“Stargirl”, the new superhero of The CW played by Brec Bassinger, arrives today on Salto. And it would be a shame to miss this fun and exciting series against the backdrop of Justice Society of America, which evokes the Golden Age of comics.
What is it about ?
As she tries to adjust to her new life in Blue Valley, a small town in Nebraska, Courtney Whitmore, a smart, athletic, and empathetic teenager, discovers that her stepfather, Pat, is hiding a secret: he is the former acolyte of the superhero Starman, leader of the Justice Society of America killed ten years ago by the Injustice Society of America.
This revelation that will push her to take up the torch – and the scepter – of Starman under the identity of Stargirl. And to gather around her a new generation of superheroes in order to fight against the villains who came back from the past.
Available from October 15 on Salto (season 1 of 13 episodes)
Who is it with?
Courtney, the heroine of Stargirl, the new DC Comics superhero series, is played by Brec Bassinger, a 22-year-old actress little known to the general public until then despite a leading role in the series Bella and the Bulldogs and a more recent appearance in the film 47 Meters Down: Uncaged.
In front of her, viewers will easily recognize Luke Wilson (The Tenenbaum Family, The Revenge of a Blonde, Motel) as Pat, Courtney’s stepfather, while Amy Smart (The Butterfly Effect, Road Trip, Felicity) plays the teenager’s mother. Finally, ET fans will be happy to reunite with Henry Thomas as the recurring role of Charles McNider, aka Doctor Mid-Nite, a former member of the Justice Society of America.
Why you shouldn’t miss it
Launched in May 2020 on DC Universe, then picked up exclusively by The CW in season 2, Stargirl could be the pleasant superheroic surprise that we weren’t expecting. Far from the dark and tortured side of Titans, or the multiple universes sometimes “a bit” complicated of the Arrowverse made in CW (although the last crossover to date between Flash, Arrow, Supergirl, Batwoman, and Legends of Tomorrow has taught us that it takes place on one of the many Earths parallel to that of Oliver Queen and Barry Allen), this new series stands out as a more mainstream alternative.
Speaking to the whole family, it will please fans of funny and intelligent teen series as well as die-hard DC superhero fans who will be happy to see Stargirl pay a tribute to the Golden Age of comics. Period when, during the 1940s, the Justice Society of America (JSA), a sort of ancestor of the Justice League imagined by Gardner Fox, made its first paper appearance in issue 3 of All-Star Comics.
Fun, rhythmic, and rich in twists and turns, the 13 episodes which constitute the first season of Stargirl are a real breath of fresh air, and are based above all on the notions of inheritance and transfer of power. We obviously think of the origin stories of Spider-Man (on the big screen) or Flash (on television), but also of Smallville for the small town side lost in the middle of nowhere and the initiatory journey undertaken by Courtney, torn between her need to save the world, her family, and her “normal” teenage life.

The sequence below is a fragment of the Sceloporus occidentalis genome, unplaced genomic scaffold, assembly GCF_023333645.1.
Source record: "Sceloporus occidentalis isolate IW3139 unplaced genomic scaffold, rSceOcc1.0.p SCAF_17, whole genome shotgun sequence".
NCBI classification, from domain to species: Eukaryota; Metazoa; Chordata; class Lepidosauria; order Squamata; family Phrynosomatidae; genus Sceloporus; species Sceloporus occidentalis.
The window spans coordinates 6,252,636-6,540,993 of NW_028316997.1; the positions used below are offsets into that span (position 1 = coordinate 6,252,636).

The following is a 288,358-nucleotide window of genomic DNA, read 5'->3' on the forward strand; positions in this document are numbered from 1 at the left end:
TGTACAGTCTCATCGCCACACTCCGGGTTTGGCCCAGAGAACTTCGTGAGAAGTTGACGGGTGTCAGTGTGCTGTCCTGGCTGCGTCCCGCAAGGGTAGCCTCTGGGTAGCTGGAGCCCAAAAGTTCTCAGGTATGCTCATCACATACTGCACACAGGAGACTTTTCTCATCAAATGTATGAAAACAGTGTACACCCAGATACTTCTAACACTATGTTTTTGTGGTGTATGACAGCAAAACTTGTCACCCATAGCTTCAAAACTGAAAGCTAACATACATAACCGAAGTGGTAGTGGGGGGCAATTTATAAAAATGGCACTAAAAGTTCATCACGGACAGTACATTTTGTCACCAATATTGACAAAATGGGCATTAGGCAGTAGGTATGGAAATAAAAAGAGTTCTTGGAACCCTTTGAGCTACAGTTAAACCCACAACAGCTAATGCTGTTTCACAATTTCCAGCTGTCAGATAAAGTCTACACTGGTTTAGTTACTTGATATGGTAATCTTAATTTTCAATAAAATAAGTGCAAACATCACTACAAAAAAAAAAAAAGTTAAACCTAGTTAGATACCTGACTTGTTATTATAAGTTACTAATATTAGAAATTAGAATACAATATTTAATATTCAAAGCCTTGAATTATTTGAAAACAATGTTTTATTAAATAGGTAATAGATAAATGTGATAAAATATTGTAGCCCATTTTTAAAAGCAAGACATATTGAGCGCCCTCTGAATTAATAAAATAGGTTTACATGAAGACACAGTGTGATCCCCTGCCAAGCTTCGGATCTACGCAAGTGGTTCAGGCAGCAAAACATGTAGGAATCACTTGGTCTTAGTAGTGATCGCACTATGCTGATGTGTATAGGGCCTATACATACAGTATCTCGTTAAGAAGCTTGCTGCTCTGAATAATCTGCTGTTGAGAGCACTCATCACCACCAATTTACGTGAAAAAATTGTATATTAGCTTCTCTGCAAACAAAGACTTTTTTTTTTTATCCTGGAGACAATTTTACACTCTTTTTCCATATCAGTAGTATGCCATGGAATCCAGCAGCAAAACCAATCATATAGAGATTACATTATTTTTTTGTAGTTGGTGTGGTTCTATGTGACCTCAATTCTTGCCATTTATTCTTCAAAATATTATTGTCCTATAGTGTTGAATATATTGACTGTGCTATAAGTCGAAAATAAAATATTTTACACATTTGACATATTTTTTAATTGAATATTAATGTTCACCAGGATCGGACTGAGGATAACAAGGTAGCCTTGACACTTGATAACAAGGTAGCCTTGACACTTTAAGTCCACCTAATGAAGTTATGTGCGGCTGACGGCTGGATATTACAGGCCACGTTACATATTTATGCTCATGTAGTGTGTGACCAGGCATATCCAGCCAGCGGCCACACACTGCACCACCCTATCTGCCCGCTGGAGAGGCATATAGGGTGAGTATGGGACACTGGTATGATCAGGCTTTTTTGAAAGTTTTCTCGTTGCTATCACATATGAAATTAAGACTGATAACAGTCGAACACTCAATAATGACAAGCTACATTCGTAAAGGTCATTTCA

As the villains of the Injustice Society of America (ISA) resurface one by one, led by the dreaded Icicle (Neil Jackson), Courtney, who has figured out that Starman was her father, will take over the torch of the late leader of the JSA and gather around her a band of marginal high school students to form a new Justice Society of America capable of preventing the worst from happening.
The beginning of a fight between Good and Evil, but also between old villains and new superheroes, which constitutes the common thread of Stargirl. Which has the good idea of proposing a completely soap opera plot that grabs us from the pilot so as not to let go (unlike many series of the DC team which had, all too often, resorted to the well-worn formula of the monster of the week ).
Beyond its old-school atmosphere which, even in its soundtrack and its epic and good-natured side, evokes the cinema of the 80s of Spielberg, Zemeckis, or Joe Dante, the series of Geoff Johns (already at the origin of the Stargirl comics) amazes mainly thanks to its gallery of cartoon characters. We take a real pleasure to see them developed and deepened over the course of this first season which explores the first steps of Courtney’s budding acolytes as much as the past of the members of the Injustice Society of America, who hide behind their nefarious acts motivations. not always so evil …